Commuters wait for shuttle buses at the Federal Center SW Metro station after service was suspended following a non-passenger train derailment on Aug. 6. (Amanda Voisard/For the Washington Post)

A Metro derailment that crippled large parts of the subway for hours Aug. 6 resulted from “a failure” of the transit agency’s “quality check process,” in which a technician disregarded a rail defect found by a track-inspection machine several weeks before the accident occurred, according to a report issued Friday.

“The report finds that the root cause of the derailment is failure of the rail fasteners that hold the rail in place, which resulted in the rail spreading wide enough for the wheel axle [of a train] to drop between the rails,” said the document, prepared by Metro.

The “wide gauge” defect had been detected nearly a month before the derailment of six-car train No. 412, which was not carrying passengers. However, the technician who was operating the track-inspection machine “erroneously” disregarded the machine’s warning of the defect, thinking it was “an anomaly,” the report said.

The train jumped the rails between the Federal Triangle and Smithsonian stations shortly after the subway’s 5 a.m. opening Aug. 6. The accident forced Metro to close the two stations, in the downtown Washington core, and halt service on stretches of the Orange, Blue and Silver lines for nine hours, leaving tens of thousands of riders scrambling for alternatives.

The technician and one of his supervisors have resigned from Metro, according to the transit agency, which publicly apologized for the derailment and said it issued $750,000 in fare refunds to 158,000 SmarTrip card­holders who were inconvenienced.

The report will be the subject of a special meeting of the Metro board’s safety committee on Thursday. The panel’s chairman, Michael Goldman, said the agency will have no extensive comment on the report until then.

“It is important to note that in this incident, critical information was lost due to human error and the absence of a process that allowed the error to go undetected,” Metro said in a statement. “This was not a case of a known safety defect condition being intentionally ignored. . . . Human error is one thing all transportation carriers have to manage.”

At the site of the derailment, several fasteners that hold the rails in place were “either loose or missing,” Metro’s interim general manager, Jack Requa, said after the derailment. The report said a “track geometry vehicle,” which rolls along the rails and inspects them using technology, detected the fastener problem July 9.

Sometimes the track geometry vehicle senses a problem that doesn’t exist or isn’t serious, according to the report. It said technicians are trained to tell the difference between false warnings and true defects that need immediate attention.

On July 9, the report said, the vehicle “identified the wide gauge defect” between the Smithsonian and Federal Triangle stations, along with “three other similar ‘Level Black’ track defects. A ‘Level Black’ defect is a defect that needs to be addressed immediately because the track is at risk of failure if operations continue.”

The three other defects were fixed. As for the rail-fastener problem at the derailment site, the technician “erroneously deleted the defect from his . . . report, believing it to be a routine anomaly, such as those he is trained to see and delete,” the report said. It said the technician’s mistake went unnoticed by supervisors.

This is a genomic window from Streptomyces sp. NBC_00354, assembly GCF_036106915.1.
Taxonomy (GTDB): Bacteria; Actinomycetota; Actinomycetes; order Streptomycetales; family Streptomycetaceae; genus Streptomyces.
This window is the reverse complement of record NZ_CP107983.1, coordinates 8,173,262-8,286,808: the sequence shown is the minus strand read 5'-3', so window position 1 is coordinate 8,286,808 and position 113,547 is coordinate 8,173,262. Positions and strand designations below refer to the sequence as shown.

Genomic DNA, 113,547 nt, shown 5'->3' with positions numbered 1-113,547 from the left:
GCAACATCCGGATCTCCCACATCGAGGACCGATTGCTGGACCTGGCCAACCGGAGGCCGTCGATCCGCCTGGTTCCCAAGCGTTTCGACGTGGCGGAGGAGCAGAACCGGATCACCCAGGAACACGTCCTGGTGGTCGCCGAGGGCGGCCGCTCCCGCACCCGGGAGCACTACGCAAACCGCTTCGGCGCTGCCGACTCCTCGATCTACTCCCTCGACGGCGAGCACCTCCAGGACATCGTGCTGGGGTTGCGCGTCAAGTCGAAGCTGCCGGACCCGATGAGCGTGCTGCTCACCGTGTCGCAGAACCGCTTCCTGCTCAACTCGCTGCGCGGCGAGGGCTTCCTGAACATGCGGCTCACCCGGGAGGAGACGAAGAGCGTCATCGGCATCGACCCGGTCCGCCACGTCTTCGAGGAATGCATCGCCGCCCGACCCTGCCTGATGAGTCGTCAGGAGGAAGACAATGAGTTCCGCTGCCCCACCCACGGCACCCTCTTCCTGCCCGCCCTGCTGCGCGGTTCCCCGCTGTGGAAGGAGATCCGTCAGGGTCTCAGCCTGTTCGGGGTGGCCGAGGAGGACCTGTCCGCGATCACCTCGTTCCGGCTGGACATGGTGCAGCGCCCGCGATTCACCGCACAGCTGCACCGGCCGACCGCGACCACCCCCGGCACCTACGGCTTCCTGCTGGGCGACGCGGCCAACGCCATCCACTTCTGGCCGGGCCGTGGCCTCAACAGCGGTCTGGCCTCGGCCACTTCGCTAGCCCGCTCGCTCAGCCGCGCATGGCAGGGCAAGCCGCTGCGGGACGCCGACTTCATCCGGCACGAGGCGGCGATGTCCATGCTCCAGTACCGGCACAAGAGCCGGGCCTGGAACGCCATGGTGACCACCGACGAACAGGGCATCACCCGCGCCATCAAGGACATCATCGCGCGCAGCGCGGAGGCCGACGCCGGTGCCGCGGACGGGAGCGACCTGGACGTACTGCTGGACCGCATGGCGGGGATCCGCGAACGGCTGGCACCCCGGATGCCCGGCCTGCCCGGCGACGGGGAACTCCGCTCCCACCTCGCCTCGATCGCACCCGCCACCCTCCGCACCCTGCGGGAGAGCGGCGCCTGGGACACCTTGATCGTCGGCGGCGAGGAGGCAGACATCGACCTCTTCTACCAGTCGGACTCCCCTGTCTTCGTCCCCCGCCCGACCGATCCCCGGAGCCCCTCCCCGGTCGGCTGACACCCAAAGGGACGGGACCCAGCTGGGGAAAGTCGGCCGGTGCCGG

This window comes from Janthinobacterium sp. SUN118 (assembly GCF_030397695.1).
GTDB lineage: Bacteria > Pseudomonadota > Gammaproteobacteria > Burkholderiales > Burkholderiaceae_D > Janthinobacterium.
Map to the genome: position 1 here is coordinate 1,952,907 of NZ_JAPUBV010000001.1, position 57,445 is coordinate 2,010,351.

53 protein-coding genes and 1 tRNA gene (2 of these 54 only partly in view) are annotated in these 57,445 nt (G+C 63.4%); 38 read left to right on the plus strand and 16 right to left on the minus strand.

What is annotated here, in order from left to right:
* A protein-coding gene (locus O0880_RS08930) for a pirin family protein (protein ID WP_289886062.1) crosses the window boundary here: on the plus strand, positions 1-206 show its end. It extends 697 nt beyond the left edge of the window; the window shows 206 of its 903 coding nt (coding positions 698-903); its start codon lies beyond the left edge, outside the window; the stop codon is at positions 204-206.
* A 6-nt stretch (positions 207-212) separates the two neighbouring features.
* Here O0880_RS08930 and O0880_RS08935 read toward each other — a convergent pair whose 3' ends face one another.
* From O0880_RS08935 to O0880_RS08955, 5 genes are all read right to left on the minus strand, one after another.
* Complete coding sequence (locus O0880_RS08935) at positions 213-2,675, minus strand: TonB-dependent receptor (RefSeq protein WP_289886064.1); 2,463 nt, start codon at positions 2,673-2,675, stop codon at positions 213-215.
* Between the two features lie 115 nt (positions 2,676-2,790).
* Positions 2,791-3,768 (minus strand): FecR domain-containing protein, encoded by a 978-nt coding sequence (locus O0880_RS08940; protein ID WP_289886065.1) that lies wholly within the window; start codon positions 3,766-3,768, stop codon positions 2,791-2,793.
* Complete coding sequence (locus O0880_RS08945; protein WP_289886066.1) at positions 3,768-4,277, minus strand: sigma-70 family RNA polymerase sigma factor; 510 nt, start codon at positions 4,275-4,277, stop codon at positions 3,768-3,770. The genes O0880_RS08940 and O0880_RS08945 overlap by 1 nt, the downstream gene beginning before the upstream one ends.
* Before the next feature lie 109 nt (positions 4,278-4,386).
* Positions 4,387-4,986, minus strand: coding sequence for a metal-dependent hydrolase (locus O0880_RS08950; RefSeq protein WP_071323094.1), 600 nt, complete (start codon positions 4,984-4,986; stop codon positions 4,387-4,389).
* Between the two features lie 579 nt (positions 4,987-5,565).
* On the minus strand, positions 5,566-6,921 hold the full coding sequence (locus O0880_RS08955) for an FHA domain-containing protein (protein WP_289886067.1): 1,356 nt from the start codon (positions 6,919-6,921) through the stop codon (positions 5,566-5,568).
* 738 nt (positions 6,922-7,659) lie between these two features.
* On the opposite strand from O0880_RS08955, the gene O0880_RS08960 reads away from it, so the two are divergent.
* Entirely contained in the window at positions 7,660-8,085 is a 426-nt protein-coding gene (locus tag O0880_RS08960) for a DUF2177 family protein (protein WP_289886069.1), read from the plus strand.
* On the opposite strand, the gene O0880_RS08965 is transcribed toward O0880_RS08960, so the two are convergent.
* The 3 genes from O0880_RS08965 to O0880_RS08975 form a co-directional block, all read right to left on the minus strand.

“That such a serious error went undetected with no checks and balances in place reveals gaps in Metro’s safety policies and procedures,” Goldman said in a statement.

The track geometry vehicle’s primary job is to find defects within rails that aren’t visible to track inspectors who routinely walk the rails, looking for problems.

“Still under investigation by Metro’s Safety Department is why the wide gauge condition and the broken fasteners went undetected by Metro track walkers who inspected this area of track on multiple occasions between [the track geometry vehicle’s] run on July 9 and the August 6 derailment,” Metro said in its statement.

For a transit agency chronically beset by infrastructure problems and service disruptions this year — including a Jan. 12 electrical malfunction that filled a rail tunnel with smoke, killing one train rider and sickening scores of others — the derailment was another in a series of black eyes.

The problems have caused growing frustration on Capitol Hill, where members of the Washington area’s congressional delegation have repeatedly castigated Metro for its management and operational shortcomings.

“While the resignation of two employees directly involved in the inspection process offers some modicum of accountability, I hope the Metro board will not hesitate to take further disciplinary actions, if necessary, upon completion of this investigation,” Rep. Gerald E. Connolly (D-Va.) said Friday.

The derailment report said Metro has taken several actions since Aug. 6, including increased supervisory oversight of rail inspectors.

The transit agency’s top engineer ordered emergency track inspections across the system and enhanced inspections in the immediate area of the derailment. Metro also has imposed speed restrictions on all curves as part of an “aggressive campaign” to inspect curved sections of track throughout the system.

Although track geometry vehicles have been widely used in mainline and commuter railroads, Metro said it is one of a few rapid transit systems to own such a vehicle, which it acquired in 2012.

However, “equipment alone is not an assurance of safety,” the agency said. “Safety requires that equipment is used in an appropriate way to define and eliminate risks. This incident has highlighted the need for the proper focus by everyone involved in track maintenance and quality process.”